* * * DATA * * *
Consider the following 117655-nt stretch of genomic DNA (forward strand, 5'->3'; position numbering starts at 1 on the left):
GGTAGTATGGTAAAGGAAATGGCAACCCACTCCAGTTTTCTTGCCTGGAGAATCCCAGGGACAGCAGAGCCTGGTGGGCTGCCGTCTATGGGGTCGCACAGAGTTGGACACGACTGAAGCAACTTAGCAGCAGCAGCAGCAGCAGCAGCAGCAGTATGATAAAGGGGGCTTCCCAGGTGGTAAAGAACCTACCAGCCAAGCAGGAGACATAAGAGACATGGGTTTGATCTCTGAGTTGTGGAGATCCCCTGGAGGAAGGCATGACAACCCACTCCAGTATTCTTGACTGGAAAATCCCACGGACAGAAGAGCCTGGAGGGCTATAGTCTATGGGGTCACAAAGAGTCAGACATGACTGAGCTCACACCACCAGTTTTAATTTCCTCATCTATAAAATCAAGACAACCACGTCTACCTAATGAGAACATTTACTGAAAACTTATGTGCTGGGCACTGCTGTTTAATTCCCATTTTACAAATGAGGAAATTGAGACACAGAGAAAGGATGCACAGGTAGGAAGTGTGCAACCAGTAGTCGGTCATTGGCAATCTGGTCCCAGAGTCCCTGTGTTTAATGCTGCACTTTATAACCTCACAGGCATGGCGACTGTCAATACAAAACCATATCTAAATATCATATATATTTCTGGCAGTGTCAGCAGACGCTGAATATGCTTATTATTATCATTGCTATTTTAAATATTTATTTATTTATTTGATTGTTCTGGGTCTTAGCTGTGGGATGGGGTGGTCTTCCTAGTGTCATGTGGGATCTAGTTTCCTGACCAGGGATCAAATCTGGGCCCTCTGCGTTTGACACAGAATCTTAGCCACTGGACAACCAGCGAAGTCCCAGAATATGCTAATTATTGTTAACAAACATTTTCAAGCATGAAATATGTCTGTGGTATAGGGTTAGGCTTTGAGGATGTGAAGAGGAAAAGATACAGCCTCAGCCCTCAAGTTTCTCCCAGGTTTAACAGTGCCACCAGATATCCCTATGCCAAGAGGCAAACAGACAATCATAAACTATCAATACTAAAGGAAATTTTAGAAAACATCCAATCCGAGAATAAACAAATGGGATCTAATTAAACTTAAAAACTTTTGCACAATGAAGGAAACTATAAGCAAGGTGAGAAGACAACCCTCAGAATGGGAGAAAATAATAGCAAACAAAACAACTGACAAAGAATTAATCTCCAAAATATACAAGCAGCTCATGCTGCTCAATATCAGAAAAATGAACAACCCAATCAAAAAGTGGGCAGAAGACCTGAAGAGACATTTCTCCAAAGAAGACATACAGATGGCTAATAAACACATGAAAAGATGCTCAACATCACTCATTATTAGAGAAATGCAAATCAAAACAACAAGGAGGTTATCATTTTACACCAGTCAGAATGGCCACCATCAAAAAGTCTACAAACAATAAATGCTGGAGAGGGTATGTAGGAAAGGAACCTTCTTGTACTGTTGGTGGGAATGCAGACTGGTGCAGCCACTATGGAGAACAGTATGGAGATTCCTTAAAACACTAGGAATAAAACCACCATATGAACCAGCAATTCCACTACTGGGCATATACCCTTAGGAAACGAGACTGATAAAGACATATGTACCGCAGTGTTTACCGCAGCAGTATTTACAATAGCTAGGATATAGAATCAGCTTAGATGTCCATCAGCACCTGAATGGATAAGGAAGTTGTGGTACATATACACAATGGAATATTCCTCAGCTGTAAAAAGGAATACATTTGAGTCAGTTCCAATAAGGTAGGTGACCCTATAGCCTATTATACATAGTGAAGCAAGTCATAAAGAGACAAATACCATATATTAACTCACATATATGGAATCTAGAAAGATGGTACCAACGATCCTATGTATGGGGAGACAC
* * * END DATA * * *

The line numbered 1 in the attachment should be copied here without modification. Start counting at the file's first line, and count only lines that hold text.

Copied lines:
Consider the following 117655-nt stretch of genomic DNA (forward strand, 5'->3'; position numbering starts at 1 on the left):